“I was actually quite phobic. I kind-of panicked if anybody in a wheelchair was rolling towards me. I was like a straight man in a gay club. I was up against a wall thinking, ‘Oh my god, these disabled people are everywhere!’ But the great thing is, if I’m discussing disability now, I know what it’s like to look at someone a bit different. I know about being ignorant about it, and I also know the next level of being frightened about disability.”
“The Paralympic Games actually turned my whole mentality around about disability. When you’re in the Paralympic athletes’ village and there are 4,000 disabled people, you stop seeing disability. Totally.”
At his Paralympic debut, the Sydney 2000 Games, he won all three gold medals in his sport. He did the same in Athens in 2004, having won a bunch of able-bodied events in between. Pearson took home three gold medals at the 2008 Beijing Olympic Summer Games equestrian events.
But, a year before the London Olympic Games in 2012, Pearson broke his back in a training accident. He recovered enough to compete at that year’s Paralympics and help win a team gold medal, but he missed out on individual titles and the able-bodied events
A year later, he was dropped from the British team for the European Championships. Pearson and the British team say that is testament to the exceptional talent in equestrian sports in Britain, and the increasingly tough competition internationally.
But Pearson soon returned, and at the World Equestrian Games, he once again won all three gold medals. As an undisputed star of British equestrianism and a gold medalist, Pearson is not the sort of guy to get real excited about a silver medal. At last summer’s Olympic Games in Rio, he lost out on gold in the individual Dressage final, just as he had in London, to his Austrian rival Pepo Puch. But, he stood on the podium and watched as his temperamental 12-year-old horse Zion be presented with a prize rosette.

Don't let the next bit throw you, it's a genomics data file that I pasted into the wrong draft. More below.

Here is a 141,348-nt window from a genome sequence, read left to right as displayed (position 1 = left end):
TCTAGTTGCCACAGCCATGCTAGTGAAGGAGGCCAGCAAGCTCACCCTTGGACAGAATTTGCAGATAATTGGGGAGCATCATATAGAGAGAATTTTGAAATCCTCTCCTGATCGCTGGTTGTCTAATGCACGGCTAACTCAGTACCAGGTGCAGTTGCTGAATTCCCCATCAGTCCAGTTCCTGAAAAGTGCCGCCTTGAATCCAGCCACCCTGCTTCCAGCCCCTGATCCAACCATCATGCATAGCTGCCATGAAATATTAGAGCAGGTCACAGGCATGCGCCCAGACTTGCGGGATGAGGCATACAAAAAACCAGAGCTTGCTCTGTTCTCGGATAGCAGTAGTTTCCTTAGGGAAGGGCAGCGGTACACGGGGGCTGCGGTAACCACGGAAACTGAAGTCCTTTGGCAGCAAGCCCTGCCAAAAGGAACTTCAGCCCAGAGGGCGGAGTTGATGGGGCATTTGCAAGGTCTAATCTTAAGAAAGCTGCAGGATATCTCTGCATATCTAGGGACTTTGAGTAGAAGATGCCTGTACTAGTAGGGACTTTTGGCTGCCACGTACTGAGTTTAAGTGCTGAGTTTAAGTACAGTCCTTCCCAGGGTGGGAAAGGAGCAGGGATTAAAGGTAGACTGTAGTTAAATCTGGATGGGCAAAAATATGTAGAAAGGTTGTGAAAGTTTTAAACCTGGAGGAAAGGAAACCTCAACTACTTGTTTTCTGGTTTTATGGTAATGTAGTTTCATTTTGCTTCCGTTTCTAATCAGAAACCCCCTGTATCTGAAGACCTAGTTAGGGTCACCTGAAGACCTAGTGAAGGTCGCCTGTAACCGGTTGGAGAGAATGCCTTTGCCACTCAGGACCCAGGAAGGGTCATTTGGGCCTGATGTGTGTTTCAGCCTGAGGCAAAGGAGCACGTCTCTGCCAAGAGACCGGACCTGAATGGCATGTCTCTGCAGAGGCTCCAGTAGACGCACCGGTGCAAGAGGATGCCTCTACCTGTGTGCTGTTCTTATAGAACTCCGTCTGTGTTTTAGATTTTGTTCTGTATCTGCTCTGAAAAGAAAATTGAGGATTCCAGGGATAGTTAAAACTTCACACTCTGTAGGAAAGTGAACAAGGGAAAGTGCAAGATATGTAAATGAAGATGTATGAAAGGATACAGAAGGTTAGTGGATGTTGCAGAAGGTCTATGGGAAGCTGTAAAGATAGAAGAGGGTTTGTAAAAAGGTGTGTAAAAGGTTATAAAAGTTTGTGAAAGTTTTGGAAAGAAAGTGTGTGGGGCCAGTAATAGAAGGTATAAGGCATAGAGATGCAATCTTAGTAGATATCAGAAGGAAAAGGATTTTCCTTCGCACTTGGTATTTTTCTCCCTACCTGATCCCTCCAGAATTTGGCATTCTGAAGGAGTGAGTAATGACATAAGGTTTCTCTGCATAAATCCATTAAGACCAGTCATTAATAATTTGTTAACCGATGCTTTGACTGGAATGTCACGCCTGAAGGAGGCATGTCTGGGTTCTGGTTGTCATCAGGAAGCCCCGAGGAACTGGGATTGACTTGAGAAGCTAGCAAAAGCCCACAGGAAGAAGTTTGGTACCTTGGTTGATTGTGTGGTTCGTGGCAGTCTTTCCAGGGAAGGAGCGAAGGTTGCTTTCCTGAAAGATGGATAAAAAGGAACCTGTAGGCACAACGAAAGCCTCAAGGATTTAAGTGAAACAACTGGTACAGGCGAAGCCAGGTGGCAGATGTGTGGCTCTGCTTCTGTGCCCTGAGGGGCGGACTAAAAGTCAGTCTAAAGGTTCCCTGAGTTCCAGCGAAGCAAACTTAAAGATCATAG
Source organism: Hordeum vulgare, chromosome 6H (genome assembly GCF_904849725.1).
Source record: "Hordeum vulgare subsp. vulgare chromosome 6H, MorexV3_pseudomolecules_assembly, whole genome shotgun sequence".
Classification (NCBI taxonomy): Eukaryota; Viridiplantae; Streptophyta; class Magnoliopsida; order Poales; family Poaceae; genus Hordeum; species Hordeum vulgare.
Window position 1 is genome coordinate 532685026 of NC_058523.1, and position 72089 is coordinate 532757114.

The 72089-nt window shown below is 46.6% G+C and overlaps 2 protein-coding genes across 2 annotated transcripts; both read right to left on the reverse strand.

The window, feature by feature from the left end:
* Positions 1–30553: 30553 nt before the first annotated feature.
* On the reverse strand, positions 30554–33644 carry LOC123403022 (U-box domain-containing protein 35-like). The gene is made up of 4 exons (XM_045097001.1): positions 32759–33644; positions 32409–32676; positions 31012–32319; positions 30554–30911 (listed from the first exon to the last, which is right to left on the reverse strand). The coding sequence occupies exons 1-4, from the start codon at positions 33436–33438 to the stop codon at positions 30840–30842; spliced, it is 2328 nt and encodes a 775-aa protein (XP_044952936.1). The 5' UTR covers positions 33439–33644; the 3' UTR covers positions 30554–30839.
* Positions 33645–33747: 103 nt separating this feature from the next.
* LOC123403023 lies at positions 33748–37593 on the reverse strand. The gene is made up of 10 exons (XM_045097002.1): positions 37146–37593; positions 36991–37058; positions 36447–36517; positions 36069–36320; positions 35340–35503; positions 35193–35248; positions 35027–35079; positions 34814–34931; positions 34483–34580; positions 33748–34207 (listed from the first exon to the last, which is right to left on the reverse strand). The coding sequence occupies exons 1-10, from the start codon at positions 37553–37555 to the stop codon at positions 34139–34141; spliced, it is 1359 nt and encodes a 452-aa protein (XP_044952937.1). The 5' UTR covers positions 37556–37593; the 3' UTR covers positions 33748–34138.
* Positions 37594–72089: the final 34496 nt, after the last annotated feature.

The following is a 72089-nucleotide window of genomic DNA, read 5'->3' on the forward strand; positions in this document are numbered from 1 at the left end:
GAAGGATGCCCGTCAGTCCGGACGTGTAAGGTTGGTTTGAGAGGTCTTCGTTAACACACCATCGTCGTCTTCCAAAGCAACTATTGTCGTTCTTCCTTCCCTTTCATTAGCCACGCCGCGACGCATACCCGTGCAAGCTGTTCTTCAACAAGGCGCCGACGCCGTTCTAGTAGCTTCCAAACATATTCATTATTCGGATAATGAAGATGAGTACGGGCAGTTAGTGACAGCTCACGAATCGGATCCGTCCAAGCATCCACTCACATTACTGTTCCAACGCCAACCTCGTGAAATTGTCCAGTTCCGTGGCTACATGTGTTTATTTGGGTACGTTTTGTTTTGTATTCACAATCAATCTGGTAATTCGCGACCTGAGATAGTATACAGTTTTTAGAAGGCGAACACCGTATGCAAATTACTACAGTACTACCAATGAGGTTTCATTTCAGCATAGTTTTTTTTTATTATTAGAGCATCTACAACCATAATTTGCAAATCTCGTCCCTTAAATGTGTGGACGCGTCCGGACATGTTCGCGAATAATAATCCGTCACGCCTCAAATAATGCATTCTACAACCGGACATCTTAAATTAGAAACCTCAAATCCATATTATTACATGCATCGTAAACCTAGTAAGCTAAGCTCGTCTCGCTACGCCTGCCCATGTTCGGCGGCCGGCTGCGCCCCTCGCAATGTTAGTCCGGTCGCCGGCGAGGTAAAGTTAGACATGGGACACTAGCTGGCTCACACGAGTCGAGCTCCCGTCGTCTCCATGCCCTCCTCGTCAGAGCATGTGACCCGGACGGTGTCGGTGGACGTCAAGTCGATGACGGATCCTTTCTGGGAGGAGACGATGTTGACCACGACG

“I love Zion. He did his best and I couldn’t have asked for any more. I am so, so proud of my horse. This is for him and for me.”
The silver medal in Rio was number 13 in Pearson’s Paralympic career. He said that he has been successful for so long because:
“Balance, education, stupidity, bravery? It’s all of those things. You are dealing with three-quarters of a ton of very particular animal. Horses can walk down the middle of the motorway and be perfectly content, or a leaf can fall from a tree and they can bolt from it. The act of making it look easy can be strenuous. People have accused our sport of being one where the horses do all the hard work. I say to them, ‘OK, you go for a ride, and you’ll be walking like me afterwards.’ It’s exhausting.”
“I’m a nutter for speed but horses give you the freedom, movement and energy that pushing a wheelchair certainly can’t.”
Pearson has been open in his criticism of the British honors system: though he has collected an MBE, OBE and CBE, he has stated that all those gold medals would have brought a knighthood for any able-bodied Olympian. But, he insists that honors and medals are not his motivation. Pearson:
“My motivation is paying the mortgage. No joke. Just riding horses every day keeps me going. And that threat of losing my house.”
“I may daydream occasionally that I’ve got a gorgeous, muscled body, but I don’t have a choice about my disability just as I don’t have a choice about being gay. I love who I am and certainly don’t have a problem about being gay.”